…We dedicate this volume to the memory of a great man who is no longer with us: Professor Carlo Felice Boni, for all of us Carlo, the father of quantitative hydrogeology in Italy and Vice President of the Ordine dei Geologi of Lazio. It is a intensively sad moment for me and for those who knew him. I had the privilege of graduating and of working with him for nearly ten years and of sitting at the same table in the Consiglio dell’Ordine, appreciating his extraordinary qualities as professor, geologist and man. He was figure who stood out for his sincerity and integrity and for his widely acknowledged capacity to analyze and resolve concrete problems. (Manuela Ruisi, extract from Professione Geologo n. 15)
…On the 20th June I was moving up the Cismon river valley towards Passo Rolle with the students of the University of Rome3. We are going to monitor the Acqua Nera springs, captured by the Consorzio of acquedotti. The students were asked to identify the causes of the emergency and analyze possible alternative sources of water for the two aquifers the superficial and the underground one, less easily identificable. As I talk to these young geologists the images of Carlo appeared clearly as he addressed with animated and penetrating style the youngsters of my generation, and of many others over the years. Only with time I understand how advanced were his analysis and rigorous his method. Coherently with his character, his teaching was conducted on very concrete programs. He was patient with student but uncompromising during discussions with his colleagues and with engineers, especially when these defined analysis and projects that overlooked the geological and hydrogeological reality and, at times, experimental analysis. As if he were in front of me, I still picture his small figure, the penetrating gaze he had when meeting with experts, specialists and academic colleagues, and I amongst them.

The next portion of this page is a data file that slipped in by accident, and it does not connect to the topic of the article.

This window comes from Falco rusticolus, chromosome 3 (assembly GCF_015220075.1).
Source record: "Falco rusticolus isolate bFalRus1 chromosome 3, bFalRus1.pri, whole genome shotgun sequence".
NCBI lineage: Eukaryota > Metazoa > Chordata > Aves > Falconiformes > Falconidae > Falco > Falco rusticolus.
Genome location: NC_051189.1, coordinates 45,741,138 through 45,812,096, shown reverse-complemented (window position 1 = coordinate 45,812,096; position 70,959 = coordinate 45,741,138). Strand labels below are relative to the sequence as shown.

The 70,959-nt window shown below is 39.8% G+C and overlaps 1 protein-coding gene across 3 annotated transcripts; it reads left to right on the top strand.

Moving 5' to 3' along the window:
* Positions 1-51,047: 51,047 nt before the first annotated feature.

In the 1960s Carlo and few others defined an hydrogeological perspective aimed at managing water resources based on a quantitative analysis on a regional scale. On a personal level I never had with Carlo a symmetrical relationship because, even though we were in friendly terms, I always saw him as a teacher, until the very end, when he, close to retirement, continued his doctoral teaching and kept stimulating young students towards research.
A table lamp generates a spot light on the table which illuminates a map on which Carlo is writing with a pencil. Dense spirals of smoke from his pipe hide his figure and I can barely grasp his lips that, with a characteristic movement, communicate that he is thinking; in silence, his image vanishes as his thoughts live on. (Giuseppe Capelli, extract from Professione Geologo n. 15)